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Frequently Asked Questions About Senior Dental Care

1. As a senior adult, do I really need to be concerned about cavities any more?

Actually, cavities can be more frequent in older adults for a number of reasons. They may not have been exposed in childhood to fluoride in community water supplies and toothpaste, and adults are likelier to have decay around older fillings.

In addition, cavities in the tooth root are more common as gum tissue begins to recede in older adults, exposing the tooth root surface to decay. Also, dry mouth, resulting from the natural aging process and certain medications and diseases, can lead to more tooth decay. Without an adequate amount of saliva, food particles can't be washed away and the acids produced by plaque can't be neutralized.

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Are You at Risk for Tooth Loss?

Disembodied dentures smiling back at you from a glass. A sunken-in, toothless face. Hours in a dental chair, awaiting expensive implants. If images like these give you the heebie-jeebies, take heart. Although tooth loss is common, it's not an inevitable part of aging, says Richard H. Price, DDS, a retired dentist in Newton, Mass., and spokesman for the American Dental Association. "Teeth do not die a natural death -- we kill them," Price says. Exactly how do we do that? In short, by disease or...

Read the Are You at Risk for Tooth Loss? article > >

2. My teeth have suddenly become very sensitive to both hot and cold, but my mouth is otherwise healthy. What could cause this?

Receding gum tissue could be the cause of sensitivity. As gum tissue pulls back away from teeth, the root of the tooth becomes exposed. A soft tissue graft would be the recommended treatment. Other treatment suggestions might include using a fluoride mouth rinse or switching to a toothpaste made specifically for sensitive teeth.

Visit your dentist to so that you can be diagnosed and treated properly.

3. Can braces still be an option for the senior adult?

There is no age limit for correcting misaligned (crooked) teeth. The mechanical process used to move teeth is the same at any age. So the benefits of orthodontic treatments such as braces are available to both children and adults who wish to improve their appearance and bite. The main differences between treatments in adults and children is that certain corrections in adults may require more than braces alone and the treatments may take longer because adult bones are no longer growing.

4. Are seniors more at risk for oral cancer?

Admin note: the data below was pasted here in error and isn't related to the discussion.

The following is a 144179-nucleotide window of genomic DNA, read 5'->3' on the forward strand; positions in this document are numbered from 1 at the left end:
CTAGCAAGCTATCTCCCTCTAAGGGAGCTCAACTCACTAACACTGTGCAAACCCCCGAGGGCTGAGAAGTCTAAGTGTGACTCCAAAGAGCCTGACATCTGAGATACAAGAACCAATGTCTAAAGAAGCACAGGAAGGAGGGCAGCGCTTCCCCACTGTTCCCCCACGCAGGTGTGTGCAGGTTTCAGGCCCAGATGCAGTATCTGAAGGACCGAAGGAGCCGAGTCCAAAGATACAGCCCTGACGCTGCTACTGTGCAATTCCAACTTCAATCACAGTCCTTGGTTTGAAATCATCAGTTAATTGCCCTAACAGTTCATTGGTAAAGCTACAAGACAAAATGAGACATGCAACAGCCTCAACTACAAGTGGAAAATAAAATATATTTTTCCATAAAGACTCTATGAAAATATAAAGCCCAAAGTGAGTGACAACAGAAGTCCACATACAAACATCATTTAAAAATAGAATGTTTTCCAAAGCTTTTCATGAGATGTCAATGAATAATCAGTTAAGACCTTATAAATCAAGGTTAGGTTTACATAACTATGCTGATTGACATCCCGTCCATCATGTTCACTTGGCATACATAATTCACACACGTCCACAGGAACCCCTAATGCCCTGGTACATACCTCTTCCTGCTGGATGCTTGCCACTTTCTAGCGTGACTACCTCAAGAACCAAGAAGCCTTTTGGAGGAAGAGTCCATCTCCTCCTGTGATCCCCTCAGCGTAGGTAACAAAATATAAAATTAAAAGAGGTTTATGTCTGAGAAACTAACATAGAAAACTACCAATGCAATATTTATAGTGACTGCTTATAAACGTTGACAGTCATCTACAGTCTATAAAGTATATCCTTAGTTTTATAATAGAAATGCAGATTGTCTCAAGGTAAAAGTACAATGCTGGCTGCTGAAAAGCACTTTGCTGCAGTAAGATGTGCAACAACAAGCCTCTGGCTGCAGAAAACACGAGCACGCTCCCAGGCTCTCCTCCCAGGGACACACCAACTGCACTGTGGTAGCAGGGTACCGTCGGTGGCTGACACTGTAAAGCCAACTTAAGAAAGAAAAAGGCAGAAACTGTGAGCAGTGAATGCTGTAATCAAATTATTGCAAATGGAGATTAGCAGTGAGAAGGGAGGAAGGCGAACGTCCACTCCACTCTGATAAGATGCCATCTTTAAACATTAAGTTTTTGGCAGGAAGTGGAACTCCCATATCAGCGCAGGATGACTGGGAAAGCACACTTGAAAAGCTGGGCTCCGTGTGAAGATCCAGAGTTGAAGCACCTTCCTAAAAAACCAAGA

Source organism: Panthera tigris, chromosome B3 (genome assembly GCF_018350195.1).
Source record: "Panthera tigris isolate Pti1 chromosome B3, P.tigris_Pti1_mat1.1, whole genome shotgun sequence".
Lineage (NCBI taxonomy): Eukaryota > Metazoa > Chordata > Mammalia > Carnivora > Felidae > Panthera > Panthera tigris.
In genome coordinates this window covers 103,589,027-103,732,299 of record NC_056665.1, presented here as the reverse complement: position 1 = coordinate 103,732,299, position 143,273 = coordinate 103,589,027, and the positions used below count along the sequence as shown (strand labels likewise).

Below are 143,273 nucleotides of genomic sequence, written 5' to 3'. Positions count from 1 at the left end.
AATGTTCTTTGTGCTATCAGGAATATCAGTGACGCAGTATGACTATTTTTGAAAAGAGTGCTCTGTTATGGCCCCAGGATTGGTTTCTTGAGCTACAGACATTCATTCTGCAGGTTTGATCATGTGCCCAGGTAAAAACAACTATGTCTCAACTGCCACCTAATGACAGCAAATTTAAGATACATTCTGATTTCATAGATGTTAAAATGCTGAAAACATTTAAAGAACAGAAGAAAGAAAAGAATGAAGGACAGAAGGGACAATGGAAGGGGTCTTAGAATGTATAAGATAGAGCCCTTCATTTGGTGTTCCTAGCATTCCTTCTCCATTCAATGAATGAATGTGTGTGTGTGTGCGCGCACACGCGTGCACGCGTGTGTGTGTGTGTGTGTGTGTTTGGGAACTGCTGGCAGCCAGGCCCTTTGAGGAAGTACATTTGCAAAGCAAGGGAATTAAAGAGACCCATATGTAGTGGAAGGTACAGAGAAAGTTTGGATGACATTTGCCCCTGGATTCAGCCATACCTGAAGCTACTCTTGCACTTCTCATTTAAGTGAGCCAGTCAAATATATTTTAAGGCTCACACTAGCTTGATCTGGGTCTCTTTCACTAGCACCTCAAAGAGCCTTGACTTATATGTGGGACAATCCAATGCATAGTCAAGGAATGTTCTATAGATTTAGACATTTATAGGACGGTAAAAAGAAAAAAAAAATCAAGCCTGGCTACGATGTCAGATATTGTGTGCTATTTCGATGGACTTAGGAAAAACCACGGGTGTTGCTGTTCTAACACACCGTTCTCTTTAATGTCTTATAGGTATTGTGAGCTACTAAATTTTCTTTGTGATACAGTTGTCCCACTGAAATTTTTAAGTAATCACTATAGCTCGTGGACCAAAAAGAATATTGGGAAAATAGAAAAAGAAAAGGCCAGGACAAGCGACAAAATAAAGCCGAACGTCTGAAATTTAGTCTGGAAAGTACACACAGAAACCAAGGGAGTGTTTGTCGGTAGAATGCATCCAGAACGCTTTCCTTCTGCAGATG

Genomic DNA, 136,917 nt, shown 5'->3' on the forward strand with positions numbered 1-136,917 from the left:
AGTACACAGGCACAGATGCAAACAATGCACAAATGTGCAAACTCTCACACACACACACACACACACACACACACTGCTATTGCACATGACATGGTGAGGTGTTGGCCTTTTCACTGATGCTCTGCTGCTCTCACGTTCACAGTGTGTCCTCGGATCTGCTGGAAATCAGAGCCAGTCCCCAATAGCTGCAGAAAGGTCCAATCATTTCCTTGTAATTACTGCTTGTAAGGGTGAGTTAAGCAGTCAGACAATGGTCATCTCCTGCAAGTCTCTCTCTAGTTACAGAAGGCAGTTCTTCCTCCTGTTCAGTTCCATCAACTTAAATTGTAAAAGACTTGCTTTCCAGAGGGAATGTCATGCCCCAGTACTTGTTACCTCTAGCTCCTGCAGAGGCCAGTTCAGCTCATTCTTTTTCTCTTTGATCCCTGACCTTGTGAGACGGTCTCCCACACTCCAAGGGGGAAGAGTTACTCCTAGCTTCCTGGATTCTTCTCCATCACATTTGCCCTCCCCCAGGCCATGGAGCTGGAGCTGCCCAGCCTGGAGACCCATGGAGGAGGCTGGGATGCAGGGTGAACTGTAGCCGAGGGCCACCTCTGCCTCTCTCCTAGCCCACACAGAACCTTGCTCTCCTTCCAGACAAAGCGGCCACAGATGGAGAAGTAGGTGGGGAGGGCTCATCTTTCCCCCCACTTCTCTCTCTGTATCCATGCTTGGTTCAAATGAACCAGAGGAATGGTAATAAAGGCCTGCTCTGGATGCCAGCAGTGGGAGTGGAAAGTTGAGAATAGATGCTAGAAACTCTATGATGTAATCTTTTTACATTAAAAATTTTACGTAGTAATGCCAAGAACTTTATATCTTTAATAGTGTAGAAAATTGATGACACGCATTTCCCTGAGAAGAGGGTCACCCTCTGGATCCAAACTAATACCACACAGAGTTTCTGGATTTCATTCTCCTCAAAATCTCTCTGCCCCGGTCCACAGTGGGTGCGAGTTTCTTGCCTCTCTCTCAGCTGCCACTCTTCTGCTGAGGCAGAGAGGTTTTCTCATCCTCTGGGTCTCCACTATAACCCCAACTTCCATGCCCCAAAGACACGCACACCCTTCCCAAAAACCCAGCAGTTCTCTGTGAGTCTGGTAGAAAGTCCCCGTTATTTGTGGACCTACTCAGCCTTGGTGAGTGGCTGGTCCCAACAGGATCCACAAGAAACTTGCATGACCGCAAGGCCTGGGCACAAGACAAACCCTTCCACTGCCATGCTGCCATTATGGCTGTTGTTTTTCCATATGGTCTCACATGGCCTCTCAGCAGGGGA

Yes, the risk of oral cancer increases with age. Any lesion found on the tongue or anywhere in the mouth needs to be examined and closely watched. Smoking or drinking alcoholic beverages is associated with oral cancer.

5. Is there anything that can be done to make my loose teeth more secure?

First, visit a periodontist (a dentist who specializes in diagnosing, treating, and preventing diseases of the gums and the supporting bones of the teeth (both natural and man-made teeth). He or she will examine your condition, review your oral hygiene practices, and discuss your medical history. Certain medical conditions, such as diabetes, can contribute to the problem of loose teeth.

6. How does long-term smoking impact oral health?

For one, smoking increases your risk of oral cancer. Other oral health consequences include delayed healing following tooth extraction and periodontal treatment, increased bone loss within the jaw, bad breath, and tooth discoloration.

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How Do I Measure Up? Get the Facts Fast!

Number of Days Per Week I Floss

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Only 18.5% of Americans never floss. You are missing out on a simple way to make a big difference in the health of your mouth. Regardless of how well you brush, plaque still forms between your teeth and along your gums. Floss removes food trapped between the teeth and removes the film of bacteria that forms there before it turns to plaque, which can cause inflamed gums (gingivitis), cavities, and tooth loss. Try flossing just one tooth to get started.

You are one of 31% of Americans who don't floss daily. You are missing out on a simple way to make a big difference in the health of your mouth. Regardless of how well you brush, plaque still forms between your teeth and along your gums. Toothbrush bristles alone cannot clean effectively between these tight spaces. Flossing removes up to 80% of the film that hardens to plaque, which can cause inflamed gums (gingivitis), cavities, and tooth loss. Aim for 3 more days!

You are one of 31% of Americans who don't floss daily, but you're well on your way to making a positive impact on your teeth and gums. Regardless of how well you brush, plaque still forms between your teeth and along your gums. Toothbrush bristles alone cannot clean effectively between these tight spaces. Flossing removes up to 80% of the film that hardens to plaque, which can cause inflamed gums (gingivitis), cavities, and tooth loss. Aim for all 7 days!

Only 50.5% of Americans floss daily, and good for you that you are one of them! Regardless of how well you brush, plaque still forms between your teeth and along your gums. Toothbrush bristles alone cannot clean effectively between these tight spaces. Flossing removes up to 80% of the film that hardens to plaque, which can cause inflamed gums (gingivitis), cavities, and tooth loss. Congratulations on your good oral health habit!

SOURCES:

American Dental Association, Healthy People 2010

This tool is intended only for adults 18 and older.

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